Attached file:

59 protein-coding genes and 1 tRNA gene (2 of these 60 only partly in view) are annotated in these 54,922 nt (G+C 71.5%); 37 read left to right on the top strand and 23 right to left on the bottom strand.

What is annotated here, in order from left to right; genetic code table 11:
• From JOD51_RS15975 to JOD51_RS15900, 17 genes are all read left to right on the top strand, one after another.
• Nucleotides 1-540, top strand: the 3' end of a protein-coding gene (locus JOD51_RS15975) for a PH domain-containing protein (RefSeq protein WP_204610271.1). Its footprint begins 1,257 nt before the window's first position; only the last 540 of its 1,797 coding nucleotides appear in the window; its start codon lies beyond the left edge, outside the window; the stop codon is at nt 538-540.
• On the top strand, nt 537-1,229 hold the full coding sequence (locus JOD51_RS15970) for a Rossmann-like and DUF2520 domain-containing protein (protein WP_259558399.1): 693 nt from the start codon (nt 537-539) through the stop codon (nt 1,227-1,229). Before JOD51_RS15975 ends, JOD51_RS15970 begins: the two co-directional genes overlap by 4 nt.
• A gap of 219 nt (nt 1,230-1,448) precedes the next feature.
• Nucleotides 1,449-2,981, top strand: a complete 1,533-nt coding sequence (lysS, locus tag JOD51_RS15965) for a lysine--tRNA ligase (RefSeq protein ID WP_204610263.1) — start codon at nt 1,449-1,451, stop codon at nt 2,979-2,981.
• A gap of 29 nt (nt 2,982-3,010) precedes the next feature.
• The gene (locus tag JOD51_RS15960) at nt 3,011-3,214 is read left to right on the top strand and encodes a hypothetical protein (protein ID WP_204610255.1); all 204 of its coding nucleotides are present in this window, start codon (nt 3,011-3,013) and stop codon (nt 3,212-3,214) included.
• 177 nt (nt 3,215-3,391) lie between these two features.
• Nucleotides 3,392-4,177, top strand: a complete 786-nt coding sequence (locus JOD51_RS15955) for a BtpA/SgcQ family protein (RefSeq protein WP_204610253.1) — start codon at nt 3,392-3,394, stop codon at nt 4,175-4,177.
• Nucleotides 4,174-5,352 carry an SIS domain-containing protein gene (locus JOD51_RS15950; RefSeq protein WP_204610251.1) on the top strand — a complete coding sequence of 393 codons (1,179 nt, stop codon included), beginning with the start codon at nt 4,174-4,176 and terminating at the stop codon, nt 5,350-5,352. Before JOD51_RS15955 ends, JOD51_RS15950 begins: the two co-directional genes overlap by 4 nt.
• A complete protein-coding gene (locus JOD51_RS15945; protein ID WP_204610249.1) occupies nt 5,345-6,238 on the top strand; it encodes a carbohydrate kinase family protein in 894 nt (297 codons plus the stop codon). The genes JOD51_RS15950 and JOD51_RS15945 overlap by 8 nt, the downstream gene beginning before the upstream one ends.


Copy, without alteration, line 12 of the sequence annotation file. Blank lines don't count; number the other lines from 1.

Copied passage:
• Nucleotides 4,174-5,352 carry an SIS domain-containing protein gene (locus JOD51_RS15950; RefSeq protein WP_204610251.1) on the top strand — a complete coding sequence of 393 codons (1,179 nt, stop codon included), beginning with the start codon at nt 4,174-4,176 and terminating at the stop codon, nt 5,350-5,352. Before JOD51_RS15955 ends, JOD51_RS15950 begins: the two co-directional genes overlap by 4 nt.